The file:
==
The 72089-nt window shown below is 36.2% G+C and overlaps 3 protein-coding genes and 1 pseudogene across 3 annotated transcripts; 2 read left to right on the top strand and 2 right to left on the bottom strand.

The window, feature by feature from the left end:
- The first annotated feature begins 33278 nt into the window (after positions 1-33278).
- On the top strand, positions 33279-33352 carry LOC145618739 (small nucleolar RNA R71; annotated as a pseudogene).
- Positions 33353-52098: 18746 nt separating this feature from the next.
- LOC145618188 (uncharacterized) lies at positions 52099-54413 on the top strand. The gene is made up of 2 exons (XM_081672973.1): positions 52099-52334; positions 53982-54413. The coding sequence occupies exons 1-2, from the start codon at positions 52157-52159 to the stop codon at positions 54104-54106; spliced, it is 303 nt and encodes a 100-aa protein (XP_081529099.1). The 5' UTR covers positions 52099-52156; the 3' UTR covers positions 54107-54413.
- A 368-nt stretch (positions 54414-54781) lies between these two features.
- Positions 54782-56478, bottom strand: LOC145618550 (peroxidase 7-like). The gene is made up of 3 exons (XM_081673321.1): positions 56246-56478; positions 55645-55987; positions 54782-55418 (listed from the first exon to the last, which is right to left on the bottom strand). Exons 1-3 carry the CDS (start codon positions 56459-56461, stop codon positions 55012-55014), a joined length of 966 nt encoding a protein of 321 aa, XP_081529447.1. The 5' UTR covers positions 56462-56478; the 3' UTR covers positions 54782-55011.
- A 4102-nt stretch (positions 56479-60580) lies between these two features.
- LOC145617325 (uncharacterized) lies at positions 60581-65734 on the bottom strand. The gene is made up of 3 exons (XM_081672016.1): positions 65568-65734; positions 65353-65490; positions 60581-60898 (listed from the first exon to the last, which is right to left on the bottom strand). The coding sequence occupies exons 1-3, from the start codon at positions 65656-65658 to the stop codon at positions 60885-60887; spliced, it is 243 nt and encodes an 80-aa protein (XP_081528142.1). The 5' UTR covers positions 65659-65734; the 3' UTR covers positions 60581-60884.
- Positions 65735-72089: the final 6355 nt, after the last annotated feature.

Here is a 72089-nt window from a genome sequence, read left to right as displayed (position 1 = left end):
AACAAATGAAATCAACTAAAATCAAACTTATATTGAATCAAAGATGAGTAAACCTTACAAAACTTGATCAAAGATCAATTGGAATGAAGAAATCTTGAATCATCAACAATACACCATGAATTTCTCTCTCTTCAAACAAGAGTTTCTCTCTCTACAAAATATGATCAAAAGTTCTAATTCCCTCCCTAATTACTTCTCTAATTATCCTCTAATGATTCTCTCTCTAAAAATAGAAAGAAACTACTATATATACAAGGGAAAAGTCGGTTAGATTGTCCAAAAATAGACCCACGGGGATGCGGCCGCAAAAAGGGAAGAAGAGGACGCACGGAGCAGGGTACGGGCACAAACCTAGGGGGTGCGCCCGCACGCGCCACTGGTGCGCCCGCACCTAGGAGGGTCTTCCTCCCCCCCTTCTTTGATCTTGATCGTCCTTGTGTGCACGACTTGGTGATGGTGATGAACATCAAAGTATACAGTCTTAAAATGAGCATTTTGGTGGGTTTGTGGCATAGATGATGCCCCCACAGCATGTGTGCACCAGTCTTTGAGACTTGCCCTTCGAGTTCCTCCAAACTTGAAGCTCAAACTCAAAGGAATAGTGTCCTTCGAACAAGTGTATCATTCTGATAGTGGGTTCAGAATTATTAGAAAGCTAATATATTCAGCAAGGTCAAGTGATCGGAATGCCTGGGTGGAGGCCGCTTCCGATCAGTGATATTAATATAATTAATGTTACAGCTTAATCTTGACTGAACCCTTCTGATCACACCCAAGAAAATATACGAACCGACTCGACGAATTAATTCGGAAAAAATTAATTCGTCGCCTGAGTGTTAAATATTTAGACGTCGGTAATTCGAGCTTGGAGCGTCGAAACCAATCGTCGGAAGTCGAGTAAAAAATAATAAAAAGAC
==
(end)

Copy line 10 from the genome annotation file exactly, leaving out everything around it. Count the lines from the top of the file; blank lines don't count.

- LOC145617325 (uncharacterized) lies at positions 60581-65734 on the bottom strand. The gene is made up of 3 exons (XM_081672016.1): positions 65568-65734; positions 65353-65490; positions 60581-60898 (listed from the first exon to the last, which is right to left on the bottom strand). The coding sequence occupies exons 1-3, from the start codon at positions 65656-65658 to the stop codon at positions 60885-60887; spliced, it is 243 nt and encodes an 80-aa protein (XP_081528142.1). The 5' UTR covers positions 65659-65734; the 3' UTR covers positions 60581-60884.